I was getting dressed one morning, half-listening to a TV interview with a Swedish businessman, when one of his comments caught my ear. “When you have heavy taxes, it takes away the desire to get rich, and then you start focusing on things that are more important than money. You care about other things than just getting ahead.”
Americans spend an awful lot of their time thinking about money — either how to get out of debt or how to make more. Especially the rich: They’re always having to check the stock market to see how their investments are doing.
In part, we’re forced to do this because most of us are faced with real economic challenges. But it’s also because we believe that if we’re rich, we’ll be happy and so we neglect other avenues for fulfillment. Our emotions are bound up with getting ahead, not finding satisfaction.
Problems of inequality
Because profit seems to be more important than people or the planet, we lead the world in wealth inequality. And wealth inequality brings problems: Out of the industrialized countries, we’re last in life expectancy, math and literacy performance by students, infant mortality, homicides, imprisonment, teenage births, trust, obesity, mental illness (including drug and alcohol addiction) and social well-being.
Of course, the poor are the most affected by wealth inequality. But the unknown fact is that inequality affects the rich, as well. For instance, a rich man in the United States has a shorter life expectancy than the average person in Denmark.
Why? The researchers suggest it’s because social cohesion is destroyed when there are big gaps between the rich and the poor. In particular, disparities affect trust. When trust is low, you expect others to cheat you or lie to you. Think how sad and lonely that sounds, to not be able to trust your fellow human beings. And as wealth inequality rises, trust goes down.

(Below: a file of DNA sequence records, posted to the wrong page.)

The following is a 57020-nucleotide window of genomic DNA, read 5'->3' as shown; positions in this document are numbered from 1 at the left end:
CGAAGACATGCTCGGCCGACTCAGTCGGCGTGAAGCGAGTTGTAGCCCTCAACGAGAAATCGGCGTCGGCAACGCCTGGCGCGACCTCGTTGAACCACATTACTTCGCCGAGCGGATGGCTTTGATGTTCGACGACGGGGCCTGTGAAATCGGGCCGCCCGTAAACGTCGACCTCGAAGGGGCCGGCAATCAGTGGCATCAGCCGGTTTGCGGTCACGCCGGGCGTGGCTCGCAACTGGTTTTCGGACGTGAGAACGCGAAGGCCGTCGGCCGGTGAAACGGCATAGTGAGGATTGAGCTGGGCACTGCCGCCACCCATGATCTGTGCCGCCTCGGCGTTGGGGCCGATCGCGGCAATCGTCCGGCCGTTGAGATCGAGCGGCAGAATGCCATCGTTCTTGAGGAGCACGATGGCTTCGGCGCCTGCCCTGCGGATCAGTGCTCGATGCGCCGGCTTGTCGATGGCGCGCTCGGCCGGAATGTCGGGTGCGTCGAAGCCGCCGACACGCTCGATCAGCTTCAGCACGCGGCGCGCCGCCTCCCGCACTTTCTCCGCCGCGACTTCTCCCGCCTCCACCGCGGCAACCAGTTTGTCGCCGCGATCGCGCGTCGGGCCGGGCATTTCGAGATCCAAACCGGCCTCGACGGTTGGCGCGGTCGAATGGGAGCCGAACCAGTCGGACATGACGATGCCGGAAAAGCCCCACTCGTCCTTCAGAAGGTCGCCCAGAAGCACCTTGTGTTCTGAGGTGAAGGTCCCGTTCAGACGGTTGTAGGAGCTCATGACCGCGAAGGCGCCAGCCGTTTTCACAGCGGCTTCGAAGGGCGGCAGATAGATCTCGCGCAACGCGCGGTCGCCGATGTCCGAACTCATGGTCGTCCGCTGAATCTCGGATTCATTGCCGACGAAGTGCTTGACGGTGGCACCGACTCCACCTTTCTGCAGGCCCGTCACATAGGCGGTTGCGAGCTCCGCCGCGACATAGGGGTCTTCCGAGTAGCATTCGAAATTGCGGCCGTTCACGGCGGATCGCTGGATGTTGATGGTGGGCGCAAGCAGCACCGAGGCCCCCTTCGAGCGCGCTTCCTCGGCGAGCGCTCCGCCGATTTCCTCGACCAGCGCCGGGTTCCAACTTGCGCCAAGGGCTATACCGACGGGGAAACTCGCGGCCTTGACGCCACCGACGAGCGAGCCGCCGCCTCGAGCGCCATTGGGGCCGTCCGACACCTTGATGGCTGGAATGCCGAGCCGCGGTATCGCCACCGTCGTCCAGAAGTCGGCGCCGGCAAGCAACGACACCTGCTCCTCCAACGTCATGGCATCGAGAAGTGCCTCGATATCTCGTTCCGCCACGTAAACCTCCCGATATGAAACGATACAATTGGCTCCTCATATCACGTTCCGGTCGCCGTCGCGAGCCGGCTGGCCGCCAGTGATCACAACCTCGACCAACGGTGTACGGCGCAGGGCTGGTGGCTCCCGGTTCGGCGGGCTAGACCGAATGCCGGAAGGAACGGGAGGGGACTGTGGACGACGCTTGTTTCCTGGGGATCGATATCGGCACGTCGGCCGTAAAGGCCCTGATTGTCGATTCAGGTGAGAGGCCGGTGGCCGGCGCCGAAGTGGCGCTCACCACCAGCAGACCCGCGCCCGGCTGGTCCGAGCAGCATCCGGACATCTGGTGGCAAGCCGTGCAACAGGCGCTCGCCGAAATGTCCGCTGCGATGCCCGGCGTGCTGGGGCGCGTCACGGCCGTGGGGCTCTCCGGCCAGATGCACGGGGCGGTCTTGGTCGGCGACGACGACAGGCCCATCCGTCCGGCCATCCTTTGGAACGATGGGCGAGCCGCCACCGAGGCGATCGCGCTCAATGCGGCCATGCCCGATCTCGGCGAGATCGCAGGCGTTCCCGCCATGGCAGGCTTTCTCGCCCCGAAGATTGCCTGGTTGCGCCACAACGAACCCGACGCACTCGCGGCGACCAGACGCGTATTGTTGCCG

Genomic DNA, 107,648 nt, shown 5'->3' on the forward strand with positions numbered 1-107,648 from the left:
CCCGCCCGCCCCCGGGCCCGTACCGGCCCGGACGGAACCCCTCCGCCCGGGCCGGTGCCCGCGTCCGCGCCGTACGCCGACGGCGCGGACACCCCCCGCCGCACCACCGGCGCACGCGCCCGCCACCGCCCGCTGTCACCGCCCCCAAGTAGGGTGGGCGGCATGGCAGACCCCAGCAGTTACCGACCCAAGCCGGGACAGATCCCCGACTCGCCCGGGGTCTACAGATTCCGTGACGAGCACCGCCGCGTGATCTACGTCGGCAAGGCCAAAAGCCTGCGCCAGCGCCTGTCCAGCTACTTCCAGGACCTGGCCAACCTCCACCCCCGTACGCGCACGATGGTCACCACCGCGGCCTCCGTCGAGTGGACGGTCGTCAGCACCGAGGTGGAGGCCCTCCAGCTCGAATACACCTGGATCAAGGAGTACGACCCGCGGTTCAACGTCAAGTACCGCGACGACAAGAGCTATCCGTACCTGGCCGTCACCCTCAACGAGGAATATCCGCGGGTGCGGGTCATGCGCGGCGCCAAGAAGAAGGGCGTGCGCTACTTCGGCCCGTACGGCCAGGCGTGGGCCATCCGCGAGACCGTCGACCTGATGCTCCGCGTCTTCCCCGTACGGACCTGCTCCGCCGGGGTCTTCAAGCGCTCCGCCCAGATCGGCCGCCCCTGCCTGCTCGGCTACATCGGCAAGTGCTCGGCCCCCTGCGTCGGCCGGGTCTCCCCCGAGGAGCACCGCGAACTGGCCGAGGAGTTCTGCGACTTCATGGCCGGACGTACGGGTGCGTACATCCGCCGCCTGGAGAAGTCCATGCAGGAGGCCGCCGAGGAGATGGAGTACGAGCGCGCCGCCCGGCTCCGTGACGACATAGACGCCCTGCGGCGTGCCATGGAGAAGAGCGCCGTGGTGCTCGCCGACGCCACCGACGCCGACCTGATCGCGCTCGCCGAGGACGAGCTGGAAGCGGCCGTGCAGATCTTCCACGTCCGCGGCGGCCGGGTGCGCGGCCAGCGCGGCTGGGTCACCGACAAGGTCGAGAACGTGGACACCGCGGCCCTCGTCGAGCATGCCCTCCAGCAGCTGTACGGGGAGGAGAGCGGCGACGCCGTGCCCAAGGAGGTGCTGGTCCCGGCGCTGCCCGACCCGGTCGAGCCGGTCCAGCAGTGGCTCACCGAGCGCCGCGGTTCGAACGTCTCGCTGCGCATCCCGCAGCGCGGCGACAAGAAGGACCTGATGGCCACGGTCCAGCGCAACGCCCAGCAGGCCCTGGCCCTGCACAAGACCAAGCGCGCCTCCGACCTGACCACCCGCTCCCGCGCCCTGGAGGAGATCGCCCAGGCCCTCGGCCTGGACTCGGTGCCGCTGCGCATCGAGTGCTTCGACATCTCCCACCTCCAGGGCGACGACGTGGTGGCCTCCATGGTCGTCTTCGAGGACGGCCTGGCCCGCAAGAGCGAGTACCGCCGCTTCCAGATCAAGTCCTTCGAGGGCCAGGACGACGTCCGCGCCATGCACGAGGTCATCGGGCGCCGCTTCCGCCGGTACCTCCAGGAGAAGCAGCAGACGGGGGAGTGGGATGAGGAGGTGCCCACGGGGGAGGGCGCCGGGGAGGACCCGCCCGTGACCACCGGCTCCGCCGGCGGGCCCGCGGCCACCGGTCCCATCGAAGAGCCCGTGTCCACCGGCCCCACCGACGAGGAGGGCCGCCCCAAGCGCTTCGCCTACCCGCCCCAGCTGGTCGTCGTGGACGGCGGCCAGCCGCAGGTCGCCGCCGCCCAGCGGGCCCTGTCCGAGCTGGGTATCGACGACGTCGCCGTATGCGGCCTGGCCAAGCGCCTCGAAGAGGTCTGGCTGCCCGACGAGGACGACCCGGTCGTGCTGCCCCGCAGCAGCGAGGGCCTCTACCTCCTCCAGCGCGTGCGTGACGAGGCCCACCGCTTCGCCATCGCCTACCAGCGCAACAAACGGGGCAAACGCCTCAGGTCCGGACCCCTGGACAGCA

Trust is even broader: It’s a feeling that you belong, that you can count on others to care for you when you need them. And this is what we lack in the United States: a feeling of security and caring from others.
And it gets more subtle: We know that stress hurts our health, and the United States is a very stressed society. A Gallup poll found that out of 151 countries, we are 145th on stress (higher is worse!) On one level, stress is caused by lack of time. We work the longest hours of any industrialized country, and we’re still without guaranteed vacations, sick leave or parental leave. So, yes, we’re run ragged, and it affects our health.
It appears, though, that there is another kind of stress: social stress. This involves the fear of people’s judgment. Do you feel respected and valued? Are you fearful about negative responses in terms of attractiveness or cleverness? It’s the fear of being judged and found wanting.
And it seems that this kind of status competition is much higher in unequal societies. When there is a big wealth gap, people spend a lot of their time trying to prove they’re superior. We play little word games showing off our status. We buy clothes and cars that give us status. We have big houses with lots of stuff in them. We only hang out with certain people. We want to look important, to be a winner.
Social well-being is also related to democracy, an incredible concept. It means that we believe in the dignity and worth of all human beings. Democracy gives each of us dignity, and that’s what is ultimately destroyed with wealth inequality.
Democracy is undermined because the wealthy have much more power than the rest of us. And, of course, with the Supreme Court decision (Citizens United) giving corporations personhood, the rich have even more control over elections (something the Move to Amend movement is working on).
So let’s get involved in the national conversation that President Barack Obama has proclaimed the issue of our time: wealth inequality.
CECILE ANDREWS is the author of the recently released “Living Room Revolution: A Handbook for Conversation, Community and the Common Good.” She can be reached at firstname.lastname@example.org.